only be assigned by an IETF standards action and this Proposed
Standard assigns 0x0001 through 0x0002. Pairs number 0s0800 through
0xBFFF can be assigned based on RFC documentation. Pairs number
0xC000 through 0xFFFF are available for private use and are not
centrally coordinated. Use of such private pairs outside of a closed
environment may result in conflicts.
5. Security Considerations
Many of the general security consideration in [draft-ietf-dnssec-
secext2-*] apply. Keys retrieved from the DNS should not be trusted
unless (1) they have been securely obtained from a secure resolver or
independently verified by the user and (2) this secure resolver and
secure obtainment or independent verification conform to security
policies acceptable to the user. As with all cryptographic
algorithms, evaluating the necessary strength of the key is important
and dependent on local policy.
In addition, the usual Diffie-Hellman key strength considerations
apply. (p-1)/2 should also be prime, g should be primitive mod p, p
should be "large", etc. [Schneier]
Donald E. Eastlake 3rd [Page 6]
INTERNET-DRAFT Diffie-Hellman Keys in the DNS
References
[RFC 1034] - P. Mockapetris, "Domain names - concepts and
facilities", 11/01/1987.
[RFC 1035] - P. Mockapetris, "Domain names - implementation and
specification", 11/01/1987.
[draft-ietf-dnssec-secext2-*.txt] - Domain Name System Security
Extensions, D. Eastlake.
[Schneier] - Bruce Schneier, "Applied Cryptography: Protocols,
Algorithms, and Source Code in C", 1996, John Wiley and Sons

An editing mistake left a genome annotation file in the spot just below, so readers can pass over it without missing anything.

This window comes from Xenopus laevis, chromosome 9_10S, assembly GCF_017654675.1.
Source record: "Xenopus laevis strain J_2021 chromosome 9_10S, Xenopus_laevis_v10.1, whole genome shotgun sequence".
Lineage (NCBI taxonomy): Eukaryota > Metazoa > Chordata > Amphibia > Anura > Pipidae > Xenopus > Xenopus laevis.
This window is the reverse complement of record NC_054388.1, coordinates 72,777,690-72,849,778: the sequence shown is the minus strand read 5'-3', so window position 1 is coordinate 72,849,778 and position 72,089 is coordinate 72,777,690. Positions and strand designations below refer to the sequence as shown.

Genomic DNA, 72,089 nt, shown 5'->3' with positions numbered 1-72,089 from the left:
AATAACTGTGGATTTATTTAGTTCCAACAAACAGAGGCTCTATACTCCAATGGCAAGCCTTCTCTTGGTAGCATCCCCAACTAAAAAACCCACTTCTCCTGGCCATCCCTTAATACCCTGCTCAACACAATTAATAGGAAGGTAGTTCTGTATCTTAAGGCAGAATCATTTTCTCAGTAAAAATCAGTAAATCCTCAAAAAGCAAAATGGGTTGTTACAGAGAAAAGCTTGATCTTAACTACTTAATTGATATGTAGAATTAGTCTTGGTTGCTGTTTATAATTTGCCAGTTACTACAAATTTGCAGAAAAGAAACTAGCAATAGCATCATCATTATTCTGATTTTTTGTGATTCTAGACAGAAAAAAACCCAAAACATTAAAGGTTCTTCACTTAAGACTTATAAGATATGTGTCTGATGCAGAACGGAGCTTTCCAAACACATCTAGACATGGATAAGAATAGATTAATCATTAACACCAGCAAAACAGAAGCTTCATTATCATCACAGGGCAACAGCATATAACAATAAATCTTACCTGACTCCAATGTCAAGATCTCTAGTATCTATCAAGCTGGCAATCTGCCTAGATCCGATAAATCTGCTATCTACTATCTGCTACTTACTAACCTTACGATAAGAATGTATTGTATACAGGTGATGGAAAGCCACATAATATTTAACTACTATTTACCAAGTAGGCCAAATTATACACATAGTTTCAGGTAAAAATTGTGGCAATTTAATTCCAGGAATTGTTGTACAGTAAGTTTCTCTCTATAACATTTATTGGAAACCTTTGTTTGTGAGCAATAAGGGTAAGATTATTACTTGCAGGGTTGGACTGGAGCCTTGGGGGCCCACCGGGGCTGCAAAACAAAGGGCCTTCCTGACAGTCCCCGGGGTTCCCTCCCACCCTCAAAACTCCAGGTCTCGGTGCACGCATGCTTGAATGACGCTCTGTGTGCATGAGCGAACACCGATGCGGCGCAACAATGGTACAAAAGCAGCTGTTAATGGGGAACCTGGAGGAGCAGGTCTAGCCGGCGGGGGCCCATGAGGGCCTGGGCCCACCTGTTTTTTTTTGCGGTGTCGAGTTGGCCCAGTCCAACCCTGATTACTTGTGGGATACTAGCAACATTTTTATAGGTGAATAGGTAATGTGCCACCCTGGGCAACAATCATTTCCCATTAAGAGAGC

Author's Address
Donald E. Eastlake 3rd
IBM
318 Acton Street
Carlisle, MA 01741 USA
Telephone: +1-978-287-4877
+1-914-784-7913
FAX: +1-978-371-7148
EMail: dee3@us.ibm.com
Expiration and File Name
This draft expires in April 1999.
Its file name is draft-ietf-dnssec-dhk-03.txt.
Donald E. Eastlake 3rd [Page 7]
INTERNET-DRAFT Diffie-Hellman Keys in the DNS
Appendix A: Well known prime/generator pairs
These numbers are copied from the IPSEC effort where the derivation of
these values is more fully explained and additional information is available.
Richard Schroeppel performed all the mathematical and computational
work for this appendix.
A.1. Well-Known Group 1: A 768 bit prime
The prime is 2^768 - 2^704 - 1 + 2^64 * { [2^638 pi] + 149686 }. Its
decimal value is
155251809230070893513091813125848175563133404943451431320235
119490296623994910210725866945387659164244291000768028886422
915080371891804634263272761303128298374438082089019628850917
0691316593175367469551763119843371637221007210577919
Prime modulus: Length (32 bit words): 24, Data (hex):
FFFFFFFF FFFFFFFF C90FDAA2 2168C234 C4C6628B 80DC1CD1
29024E08 8A67CC74 020BBEA6 3B139B22 514A0879 8E3404DD
EF9519B3 CD3A431B 302B0A6D F25F1437 4FE1356D 6D51C245
E485B576 625E7EC6 F44C42E9 A63A3620 FFFFFFFF FFFFFFFF
Generator: Length (32 bit words): 1, Data (hex): 2
A.2. Well-Known Group 2: A 1024 bit prime
The prime is 2^1024 - 2^960 - 1 + 2^64 * { [2^894 pi] + 129093 }.
Its decimal value is
179769313486231590770839156793787453197860296048756011706444
423684197180216158519368947833795864925541502180565485980503
646440548199239100050792877003355816639229553136239076508735
759914822574862575007425302077447712589550957937778424442426
617334727629299387668709205606050270810842907692932019128194
467627007
Prime modulus: Length (32 bit words): 32, Data (hex):
FFFFFFFF FFFFFFFF C90FDAA2 2168C234 C4C6628B 80DC1CD1
29024E08 8A67CC74 020BBEA6 3B139B22 514A0879 8E3404DD
EF9519B3 CD3A431B 302B0A6D F25F1437 4FE1356D 6D51C245
E485B576 625E7EC6 F44C42E9 A637ED6B 0BFF5CB6 F406B7ED
EE386BFB 5A899FA5 AE9F2411 7C4B1FE6 49286651 ECE65381
FFFFFFFF FFFFFFFF
Generator: Length (32 bit words): 1, Data (hex): 2
Donald E. Eastlake 3rd [Page 8]